WASHINGTON — When Special Agent Adrian Hawkins of the Federal Bureau of Investigation called the Democratic National Committee in September 2015 to pass along some troubling news about its computer network, he was transferred, naturally, to the help desk. His message was brief, if alarming.
What happened in the parliamentary elections last week was the political equivalent of the collapse of a financial bubble. For two years, practically everyone outside the circle of Jeremy Corbyn's own supporters has been insisting the man was “unelectable”.
“Crush the saboteurs” was one of many deranged front-page headlines to grace the general election campaign, as Theresa May sought to engineer a context in which she could cast the Conservatives as the only party committed to Brexit.
Do you panic easily? Do you often feel blue? Do you have a sharp tongue? Do you get chores done right away? Do you believe in the importance of art?
In a little-noticed 6-3 vote today, the House Administration Committee voted along party lines to eliminate the Election Assistance Commission, which helps states run elections and is the only federal agency charged with making sure voting machines can’t be hacked.
At Thanksgiving, many of us will be subject to — or subjecting our hosts to — a wide range of opinions about the 2016 election. But some aspects of it are rooted in fact — not open to interpretation (Sorry, Uncle Bill).
This is my fifth presidential campaign as a New York Times columnist, so I’ve watched a lot of election coverage, and I came into this cycle prepared for the worst. Or so I thought. But I was wrong. So far, election commentary has been even worse than I imagined it would be.
During the 2016 presidential campaign, many observers wondered exactly what motivated voters most: Was it income? Authoritarianism? Racial attitudes? Let the analyses begin.
The autopsies of Hillary Clinton’s loss in last week’s election keep pouring in, and the cause of death is nearly unanimous: The white, rural, working class voter did it. Townhall’s Matt Vespa called it “the revenge of the white working class,” Politico the “Revenge of the rural voter.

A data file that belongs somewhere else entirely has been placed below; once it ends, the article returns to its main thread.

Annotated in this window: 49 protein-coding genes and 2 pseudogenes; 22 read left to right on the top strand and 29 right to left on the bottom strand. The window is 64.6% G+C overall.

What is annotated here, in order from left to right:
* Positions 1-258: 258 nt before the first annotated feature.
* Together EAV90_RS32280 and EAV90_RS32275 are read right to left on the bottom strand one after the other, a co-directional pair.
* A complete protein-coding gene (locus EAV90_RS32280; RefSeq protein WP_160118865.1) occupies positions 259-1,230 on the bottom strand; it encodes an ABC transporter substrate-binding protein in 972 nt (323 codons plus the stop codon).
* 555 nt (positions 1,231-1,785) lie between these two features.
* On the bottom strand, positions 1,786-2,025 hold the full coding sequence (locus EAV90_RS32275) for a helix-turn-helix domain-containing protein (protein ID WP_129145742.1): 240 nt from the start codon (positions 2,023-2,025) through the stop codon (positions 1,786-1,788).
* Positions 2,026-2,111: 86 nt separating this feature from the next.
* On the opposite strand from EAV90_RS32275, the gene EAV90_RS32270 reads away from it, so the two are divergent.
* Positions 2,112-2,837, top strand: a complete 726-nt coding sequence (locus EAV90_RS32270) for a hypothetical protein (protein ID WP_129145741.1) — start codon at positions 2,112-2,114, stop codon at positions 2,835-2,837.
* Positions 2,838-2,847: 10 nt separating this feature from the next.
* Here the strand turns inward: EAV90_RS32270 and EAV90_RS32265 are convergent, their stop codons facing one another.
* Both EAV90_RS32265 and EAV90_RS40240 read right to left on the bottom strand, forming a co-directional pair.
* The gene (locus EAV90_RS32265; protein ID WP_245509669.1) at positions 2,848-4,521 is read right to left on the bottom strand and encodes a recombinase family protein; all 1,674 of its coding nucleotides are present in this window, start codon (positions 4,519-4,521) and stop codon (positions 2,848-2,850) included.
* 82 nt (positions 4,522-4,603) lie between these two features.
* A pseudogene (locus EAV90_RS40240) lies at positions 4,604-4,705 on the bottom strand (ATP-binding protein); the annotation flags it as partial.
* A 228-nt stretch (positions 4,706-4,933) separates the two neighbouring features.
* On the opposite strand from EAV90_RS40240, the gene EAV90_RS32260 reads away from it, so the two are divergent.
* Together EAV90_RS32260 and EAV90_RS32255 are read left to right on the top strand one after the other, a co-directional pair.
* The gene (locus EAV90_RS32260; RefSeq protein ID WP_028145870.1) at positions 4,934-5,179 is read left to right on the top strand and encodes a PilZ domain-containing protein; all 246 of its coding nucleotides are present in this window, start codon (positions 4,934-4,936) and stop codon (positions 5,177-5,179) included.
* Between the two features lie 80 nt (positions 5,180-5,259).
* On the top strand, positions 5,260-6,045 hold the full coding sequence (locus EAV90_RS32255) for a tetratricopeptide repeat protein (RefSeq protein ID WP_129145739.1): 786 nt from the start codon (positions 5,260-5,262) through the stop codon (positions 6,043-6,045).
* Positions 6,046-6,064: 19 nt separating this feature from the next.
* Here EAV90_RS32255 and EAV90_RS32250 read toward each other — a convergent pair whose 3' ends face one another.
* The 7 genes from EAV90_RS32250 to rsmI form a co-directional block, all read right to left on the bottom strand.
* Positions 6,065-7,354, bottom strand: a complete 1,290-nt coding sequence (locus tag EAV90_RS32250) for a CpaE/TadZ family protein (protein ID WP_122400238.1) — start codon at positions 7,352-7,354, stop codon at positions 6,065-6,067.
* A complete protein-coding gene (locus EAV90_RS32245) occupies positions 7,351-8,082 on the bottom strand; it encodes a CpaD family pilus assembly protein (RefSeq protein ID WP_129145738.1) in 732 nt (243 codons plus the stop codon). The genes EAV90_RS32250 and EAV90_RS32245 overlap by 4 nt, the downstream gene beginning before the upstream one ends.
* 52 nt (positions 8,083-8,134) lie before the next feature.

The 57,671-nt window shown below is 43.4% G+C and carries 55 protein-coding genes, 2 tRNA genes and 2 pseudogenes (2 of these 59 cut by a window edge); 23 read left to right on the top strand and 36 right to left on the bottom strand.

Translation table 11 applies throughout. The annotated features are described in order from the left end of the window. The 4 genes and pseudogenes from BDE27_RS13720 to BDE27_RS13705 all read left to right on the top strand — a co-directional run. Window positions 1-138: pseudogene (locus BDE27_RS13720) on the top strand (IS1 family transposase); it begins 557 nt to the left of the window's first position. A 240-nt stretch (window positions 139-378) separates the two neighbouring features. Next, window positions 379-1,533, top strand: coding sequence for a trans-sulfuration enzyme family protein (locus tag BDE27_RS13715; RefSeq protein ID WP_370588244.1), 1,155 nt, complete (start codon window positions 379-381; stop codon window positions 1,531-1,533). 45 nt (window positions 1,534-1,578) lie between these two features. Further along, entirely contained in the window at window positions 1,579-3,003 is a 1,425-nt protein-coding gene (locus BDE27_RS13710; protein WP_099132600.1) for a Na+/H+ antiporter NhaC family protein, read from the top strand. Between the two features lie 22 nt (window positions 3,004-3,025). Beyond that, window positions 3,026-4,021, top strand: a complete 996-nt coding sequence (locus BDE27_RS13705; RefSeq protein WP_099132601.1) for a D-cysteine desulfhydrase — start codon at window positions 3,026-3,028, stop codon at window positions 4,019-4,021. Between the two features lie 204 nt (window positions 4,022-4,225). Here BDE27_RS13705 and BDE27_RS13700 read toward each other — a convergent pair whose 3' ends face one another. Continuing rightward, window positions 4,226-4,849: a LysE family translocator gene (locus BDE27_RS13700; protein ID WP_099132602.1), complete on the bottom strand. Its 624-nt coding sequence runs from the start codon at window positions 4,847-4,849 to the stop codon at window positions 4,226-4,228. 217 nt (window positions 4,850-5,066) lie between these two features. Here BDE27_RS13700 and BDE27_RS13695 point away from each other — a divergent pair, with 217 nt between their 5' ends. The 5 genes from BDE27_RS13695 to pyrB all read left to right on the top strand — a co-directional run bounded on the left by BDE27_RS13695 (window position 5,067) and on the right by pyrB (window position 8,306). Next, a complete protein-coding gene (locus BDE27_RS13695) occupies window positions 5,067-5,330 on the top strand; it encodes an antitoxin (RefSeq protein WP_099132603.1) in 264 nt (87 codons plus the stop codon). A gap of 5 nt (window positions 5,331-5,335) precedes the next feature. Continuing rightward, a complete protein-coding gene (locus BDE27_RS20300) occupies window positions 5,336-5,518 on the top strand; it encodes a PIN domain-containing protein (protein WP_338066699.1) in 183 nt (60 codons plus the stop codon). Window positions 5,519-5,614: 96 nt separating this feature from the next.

Hillary Clinton and Mr. Trump used the final Saturday before Election Day to make their closing pitches to voters, with Mrs. Clinton in South Florida and Philadelphia and Mr.
A surge in youth turnout has often been cited as the reason for Labour's unexpectedly strong performance in the 2017 election. The trouble is, it seems there was no such "youthquake", write members of the British Election Study team.
The last election wasn't the first time people living in the country and city had different ideas about how to steer this monster truck we call America. The liberal-city / conservative-country divide has been around since the framing of the constitution when farmers were the elites.
The statement came as liberal opponents of Donald J. Trump, some citing fears of vote hacking, are seeking recounts in three states — Wisconsin, Michigan and Pennsylvania — where his margin of victory was extremely thin.
The strength and integrity of the American electoral process are under tremendous strain, but the worst may be yet to come. In just the past few weeks, we learned that in the midst of the 2016 campaign the president’s eldest son, Donald J. Trump Jr.
In late spring, the backroom number crunchers who powered Barack Obama’s campaign to victory noticed that George Clooney had an almost gravitational tug on West Coast females ages 40 to 49.
Thousands of demonstrators filled public squares, parks and streets in the country’s three largest cities on Saturday to protest President-elect Donald J. Trump, part of a wave of dissent that has swelled since the presidential contest last week.